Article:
Our carbon

Around the start of the first lockdown, I was reading a book called There Is No Planet B by Mike Berners-Lee—a very readable book that addresses various aspects of sustainability. I liked that, while it presented a strong position and clear data about what is happening and why action is required, it provided pragmatic guidance for personal change. My personal belief is that no one is perfect, and there is a value judgement to be made when deciding what to do and whether the associated impact of your actions is worth it. The book was a call to action and balanced the need for individual change with wide-reaching statements about how industry and government must step up to the challenge as well. We held a Board meeting and the decision was unanimous; since then all of the Scottish Mountaineering Press’s publications have been printed on Forestry Stewardship Council (FSC) accredited paper, and a number of books (including The Munros, one of our higher volume books) have had the carbon associated with printing offset.

As a producer of physical products, carbon emissions are one of the biggest environmental costs of the Press doing business, and our impact is not insignificant. The environment is something that all of us here care deeply about, and we want to do more. We are agreed that as a responsible business we should be reducing our carbon footprint as much as possible and offsetting the remainder.

We’ve now completed a carbon accounting exercise that covers all of our business operations and production activity in the current financial year, which runs from April 2021 to the end of March this year. This has involved looking at everything we’ve done; everything we’ve printed; the time the team has spent working on our projects; the travel that we’ve undertaken; and all of our systems. Using a specialist accounting organisation called OurCarbon, we took this information and worked out the associated emissions (CO2e). Our total for this 12-month period is calculated at 36 tonnes. While we can’t reduce carbon that is spent, we intend to offset the full amount with a combination of Verra-accredited afforestation and biochar production (locking carbon from dead trees into the soil which would otherwise be released into the atmosphere). The carbon account we produced had a number of estimates in it, so to be confident that we have achieved carbon neutrality, we added 20% to the total.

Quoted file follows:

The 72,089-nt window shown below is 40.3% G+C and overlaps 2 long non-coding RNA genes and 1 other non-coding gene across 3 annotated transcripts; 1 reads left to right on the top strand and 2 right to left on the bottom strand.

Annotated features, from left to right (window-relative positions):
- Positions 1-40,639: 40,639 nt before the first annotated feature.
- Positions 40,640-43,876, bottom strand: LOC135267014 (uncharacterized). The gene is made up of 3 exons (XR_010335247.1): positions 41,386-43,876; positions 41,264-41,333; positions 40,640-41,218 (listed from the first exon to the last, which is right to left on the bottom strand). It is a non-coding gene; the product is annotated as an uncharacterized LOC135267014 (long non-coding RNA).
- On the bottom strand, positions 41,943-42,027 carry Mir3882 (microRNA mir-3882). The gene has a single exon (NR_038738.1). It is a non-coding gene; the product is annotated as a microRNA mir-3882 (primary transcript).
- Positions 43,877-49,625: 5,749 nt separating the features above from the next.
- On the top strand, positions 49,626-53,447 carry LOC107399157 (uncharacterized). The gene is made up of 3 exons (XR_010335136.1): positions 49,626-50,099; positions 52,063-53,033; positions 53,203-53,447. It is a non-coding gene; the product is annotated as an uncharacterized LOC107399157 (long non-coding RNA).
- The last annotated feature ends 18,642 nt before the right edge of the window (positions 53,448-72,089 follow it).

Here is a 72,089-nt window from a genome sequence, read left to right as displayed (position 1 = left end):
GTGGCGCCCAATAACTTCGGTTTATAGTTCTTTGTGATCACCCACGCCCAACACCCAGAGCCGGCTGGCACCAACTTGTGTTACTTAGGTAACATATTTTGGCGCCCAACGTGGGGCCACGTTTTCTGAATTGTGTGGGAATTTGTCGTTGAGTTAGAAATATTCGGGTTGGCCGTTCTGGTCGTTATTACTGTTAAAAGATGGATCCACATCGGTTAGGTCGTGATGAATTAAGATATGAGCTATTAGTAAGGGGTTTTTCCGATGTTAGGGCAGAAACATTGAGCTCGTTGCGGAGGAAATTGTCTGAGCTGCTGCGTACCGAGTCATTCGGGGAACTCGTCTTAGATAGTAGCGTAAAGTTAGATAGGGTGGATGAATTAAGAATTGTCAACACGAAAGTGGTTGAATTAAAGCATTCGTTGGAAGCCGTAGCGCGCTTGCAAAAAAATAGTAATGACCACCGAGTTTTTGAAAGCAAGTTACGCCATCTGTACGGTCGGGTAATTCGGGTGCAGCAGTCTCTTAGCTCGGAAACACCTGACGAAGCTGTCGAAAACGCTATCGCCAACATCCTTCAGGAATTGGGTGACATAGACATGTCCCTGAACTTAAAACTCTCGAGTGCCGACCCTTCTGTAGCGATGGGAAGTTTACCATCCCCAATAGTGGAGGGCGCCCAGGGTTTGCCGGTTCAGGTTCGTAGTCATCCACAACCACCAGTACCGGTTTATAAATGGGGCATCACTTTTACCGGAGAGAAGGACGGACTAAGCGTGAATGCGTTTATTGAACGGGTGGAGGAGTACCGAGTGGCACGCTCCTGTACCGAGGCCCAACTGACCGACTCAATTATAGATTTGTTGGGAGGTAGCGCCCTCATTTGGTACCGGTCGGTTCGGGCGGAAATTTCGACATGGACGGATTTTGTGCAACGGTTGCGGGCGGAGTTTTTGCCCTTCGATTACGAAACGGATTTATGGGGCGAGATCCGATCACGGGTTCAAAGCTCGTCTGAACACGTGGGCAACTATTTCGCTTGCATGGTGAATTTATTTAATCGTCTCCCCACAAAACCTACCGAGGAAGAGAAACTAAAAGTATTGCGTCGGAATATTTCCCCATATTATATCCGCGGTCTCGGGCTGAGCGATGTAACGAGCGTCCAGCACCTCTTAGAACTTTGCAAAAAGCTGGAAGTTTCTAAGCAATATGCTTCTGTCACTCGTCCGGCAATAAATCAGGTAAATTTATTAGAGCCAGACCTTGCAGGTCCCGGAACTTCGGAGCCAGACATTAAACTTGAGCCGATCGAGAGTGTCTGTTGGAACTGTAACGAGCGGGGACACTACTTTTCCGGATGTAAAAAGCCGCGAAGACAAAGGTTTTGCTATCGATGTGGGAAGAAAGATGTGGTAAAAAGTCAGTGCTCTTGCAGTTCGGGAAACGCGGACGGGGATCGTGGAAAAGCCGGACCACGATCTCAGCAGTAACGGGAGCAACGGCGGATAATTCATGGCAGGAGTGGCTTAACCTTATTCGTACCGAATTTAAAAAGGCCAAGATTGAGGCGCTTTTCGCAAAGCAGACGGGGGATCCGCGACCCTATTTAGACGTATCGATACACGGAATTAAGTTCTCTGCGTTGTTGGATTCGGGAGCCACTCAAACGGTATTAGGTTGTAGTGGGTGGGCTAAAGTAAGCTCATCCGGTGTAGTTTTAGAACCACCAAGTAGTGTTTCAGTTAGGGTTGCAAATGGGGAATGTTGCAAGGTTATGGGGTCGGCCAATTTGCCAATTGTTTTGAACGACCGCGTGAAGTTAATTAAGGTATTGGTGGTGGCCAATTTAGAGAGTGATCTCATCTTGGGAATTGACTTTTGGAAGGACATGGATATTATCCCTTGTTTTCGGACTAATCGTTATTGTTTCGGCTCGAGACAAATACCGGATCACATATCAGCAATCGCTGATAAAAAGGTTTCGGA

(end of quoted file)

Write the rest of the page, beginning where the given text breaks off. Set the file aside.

Having been through this exercise, we now have an idea of the data we need to collect and where we can reduce the amount of C02e we produce in the first place. In time, we will share more on our journey to Net Zero, but we already know that the biggest opportunity for carbon reduction is in the production process for our books, and we have opened discussions with our suppliers to find out what can be done.

Those of you who have subscribed to the newsletter for more than a few months will remember a questionnaire that we sent out to gather information about participation in the activities covered by our books. From this exercise we established that, to get out into the hills, you drive an average of 350 miles per month for 9 months of the year (or 3,150 miles per year). This generates roughly 0.5 tonnes of C02e per year (the average UK household produces 10-15 tonnes in total annually). A single tree will capture around 0.75 tonnes of C02e over 60-years of its life. The numbers here are generalised, but hopefully they help make a complex picture a little clearer.

One of the most encouraging things to discover from the survey was that many of you feel the same way as us, and either want to do things to help or do them already. We’re looking forward to developing this further over the coming months. We are at the start of the journey, and there is loads more to do. Wouldn’t it be great if, as a community of outdoor lovers, we sent a message to the wider publishing industry and brought other organisations on board?